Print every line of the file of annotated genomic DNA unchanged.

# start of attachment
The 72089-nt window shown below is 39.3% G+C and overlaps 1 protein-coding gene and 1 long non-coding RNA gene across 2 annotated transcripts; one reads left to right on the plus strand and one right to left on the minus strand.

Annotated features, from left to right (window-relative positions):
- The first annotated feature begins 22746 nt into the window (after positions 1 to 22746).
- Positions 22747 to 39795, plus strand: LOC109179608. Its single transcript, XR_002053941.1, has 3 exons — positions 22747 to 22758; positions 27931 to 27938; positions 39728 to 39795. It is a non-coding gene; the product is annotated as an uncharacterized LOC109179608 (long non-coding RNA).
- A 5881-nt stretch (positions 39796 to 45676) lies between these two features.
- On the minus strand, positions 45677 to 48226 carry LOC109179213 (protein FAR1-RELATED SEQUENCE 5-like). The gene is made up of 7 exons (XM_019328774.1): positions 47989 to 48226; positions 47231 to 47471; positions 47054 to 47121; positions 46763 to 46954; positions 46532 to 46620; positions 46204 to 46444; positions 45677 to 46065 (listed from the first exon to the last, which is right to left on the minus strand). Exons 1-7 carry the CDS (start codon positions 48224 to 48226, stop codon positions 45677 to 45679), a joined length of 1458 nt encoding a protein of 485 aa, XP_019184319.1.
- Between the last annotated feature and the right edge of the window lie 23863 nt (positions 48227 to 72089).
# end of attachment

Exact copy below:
The 72089-nt window shown below is 39.3% G+C and overlaps 1 protein-coding gene and 1 long non-coding RNA gene across 2 annotated transcripts; one reads left to right on the plus strand and one right to left on the minus strand.

Annotated features, from left to right (window-relative positions):
- The first annotated feature begins 22746 nt into the window (after positions 1 to 22746).
- Positions 22747 to 39795, plus strand: LOC109179608. Its single transcript, XR_002053941.1, has 3 exons — positions 22747 to 22758; positions 27931 to 27938; positions 39728 to 39795. It is a non-coding gene; the product is annotated as an uncharacterized LOC109179608 (long non-coding RNA).
- A 5881-nt stretch (positions 39796 to 45676) lies between these two features.
- On the minus strand, positions 45677 to 48226 carry LOC109179213 (protein FAR1-RELATED SEQUENCE 5-like). The gene is made up of 7 exons (XM_019328774.1): positions 47989 to 48226; positions 47231 to 47471; positions 47054 to 47121; positions 46763 to 46954; positions 46532 to 46620; positions 46204 to 46444; positions 45677 to 46065 (listed from the first exon to the last, which is right to left on the minus strand). Exons 1-7 carry the CDS (start codon positions 48224 to 48226, stop codon positions 45677 to 45679), a joined length of 1458 nt encoding a protein of 485 aa, XP_019184319.1.
- Between the last annotated feature and the right edge of the window lie 23863 nt (positions 48227 to 72089).